When letting a property, there’s a lot of information that’s either useful, or a legal requirement, to provide to your tenants before the start of the tenancy.
To help you on your way, we’ve provided an overview of what’s required of you as a landlord.
It’s useful to provide your tenants with the following details regarding yourself, and the property, before the start of the tenancy. It might even save you some hassle down the road:
- Details of who to contact if there are repairs required at the property.
- If you have a home emergency policy in place, you may be able to add your tenant as an interested party, or note them on the policy so they can arrange repairs on your behalf. If so, you should provide your tenant with details of who to contact in the event of a home emergency.
- A copy of the signed and finalised tenancy agreement.
- An inventory of any items in the property, and the condition they’re in at the start of the tenancy.
- A copy of the gas safety certificate for the property. It is a legal requirement to provide this to the tenant on an annual basis.
Details regarding their deposit
Once you’ve received your tenant’s deposit, it is a legal requirement to provide them with the ‘prescribed information’ about the tenancy deposit scheme it’s protected under within 30 days of receipt of the funds. For an exhaustive list of what information needs to be provided, please visit the government website.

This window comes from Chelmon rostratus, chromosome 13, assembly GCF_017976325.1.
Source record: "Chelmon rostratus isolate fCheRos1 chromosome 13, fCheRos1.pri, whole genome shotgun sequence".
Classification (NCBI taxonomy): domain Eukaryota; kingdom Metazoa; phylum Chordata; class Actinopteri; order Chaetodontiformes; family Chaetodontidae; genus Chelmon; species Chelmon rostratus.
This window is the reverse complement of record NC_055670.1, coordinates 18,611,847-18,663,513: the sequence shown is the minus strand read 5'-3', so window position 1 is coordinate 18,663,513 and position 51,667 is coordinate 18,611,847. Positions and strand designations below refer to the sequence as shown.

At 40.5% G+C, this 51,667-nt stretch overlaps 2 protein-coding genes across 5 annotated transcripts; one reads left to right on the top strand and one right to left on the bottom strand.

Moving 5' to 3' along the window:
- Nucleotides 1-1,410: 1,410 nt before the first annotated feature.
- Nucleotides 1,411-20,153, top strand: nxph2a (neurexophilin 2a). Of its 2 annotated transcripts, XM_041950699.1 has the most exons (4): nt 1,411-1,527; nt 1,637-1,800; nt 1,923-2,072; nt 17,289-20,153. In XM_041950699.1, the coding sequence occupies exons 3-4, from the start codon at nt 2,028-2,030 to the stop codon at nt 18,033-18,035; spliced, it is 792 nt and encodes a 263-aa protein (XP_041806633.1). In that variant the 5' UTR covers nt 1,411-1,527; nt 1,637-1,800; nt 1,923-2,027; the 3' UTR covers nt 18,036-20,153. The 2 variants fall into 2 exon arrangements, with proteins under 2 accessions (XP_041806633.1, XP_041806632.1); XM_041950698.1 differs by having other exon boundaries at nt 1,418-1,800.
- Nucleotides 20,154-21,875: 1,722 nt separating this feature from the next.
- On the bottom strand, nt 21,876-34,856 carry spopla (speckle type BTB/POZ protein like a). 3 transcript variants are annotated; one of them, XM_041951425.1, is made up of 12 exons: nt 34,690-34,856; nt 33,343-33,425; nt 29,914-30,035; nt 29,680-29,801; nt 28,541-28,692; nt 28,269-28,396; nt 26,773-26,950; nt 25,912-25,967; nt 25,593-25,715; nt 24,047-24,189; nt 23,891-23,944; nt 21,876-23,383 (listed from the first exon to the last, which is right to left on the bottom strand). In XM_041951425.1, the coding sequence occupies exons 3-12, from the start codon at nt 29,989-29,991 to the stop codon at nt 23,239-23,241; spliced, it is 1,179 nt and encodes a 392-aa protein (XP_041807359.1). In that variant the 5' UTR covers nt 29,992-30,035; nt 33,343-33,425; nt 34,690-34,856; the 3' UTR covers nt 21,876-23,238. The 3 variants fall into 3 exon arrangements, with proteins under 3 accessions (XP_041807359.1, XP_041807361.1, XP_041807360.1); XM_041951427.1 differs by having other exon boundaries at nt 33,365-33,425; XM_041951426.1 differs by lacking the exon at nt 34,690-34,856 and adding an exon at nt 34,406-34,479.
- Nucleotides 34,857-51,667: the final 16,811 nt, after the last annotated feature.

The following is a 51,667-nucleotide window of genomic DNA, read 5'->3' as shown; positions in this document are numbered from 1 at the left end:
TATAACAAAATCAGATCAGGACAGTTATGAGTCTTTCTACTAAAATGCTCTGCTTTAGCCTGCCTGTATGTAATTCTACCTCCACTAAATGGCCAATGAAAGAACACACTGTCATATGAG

- General information about the property they’re renting – for example, the address of the rented property and your (or the managing agents) name and contact details.
- Details of how their deposit is protected, the name and contact details of the tenancy deposit scheme, and its dispute resolution service.
- Confirmation of how much deposit they’ve paid, or the contact details of any third party that has paid the deposit on the tenants’ behalf.
- Details for why their deposit might be withheld, as well as how they can apply to get their deposit back.
The How to Rent guide
As of October 2015, it is now a legal requirement to provide your tenant with a copy of the ‘How to Rent Guide’ (more specifically, ‘How to rent: the checklist for renting in England’). It’s worth re-downloading the PDF from the government website at the start of each tenancy, as they update this guide frequently.
It’s extremely important to provide this guide to your tenant before the start of the tenancy, as failure to do so could mean that you are unable to serve a section 21 notice against them should you wish to take back possession of the property.
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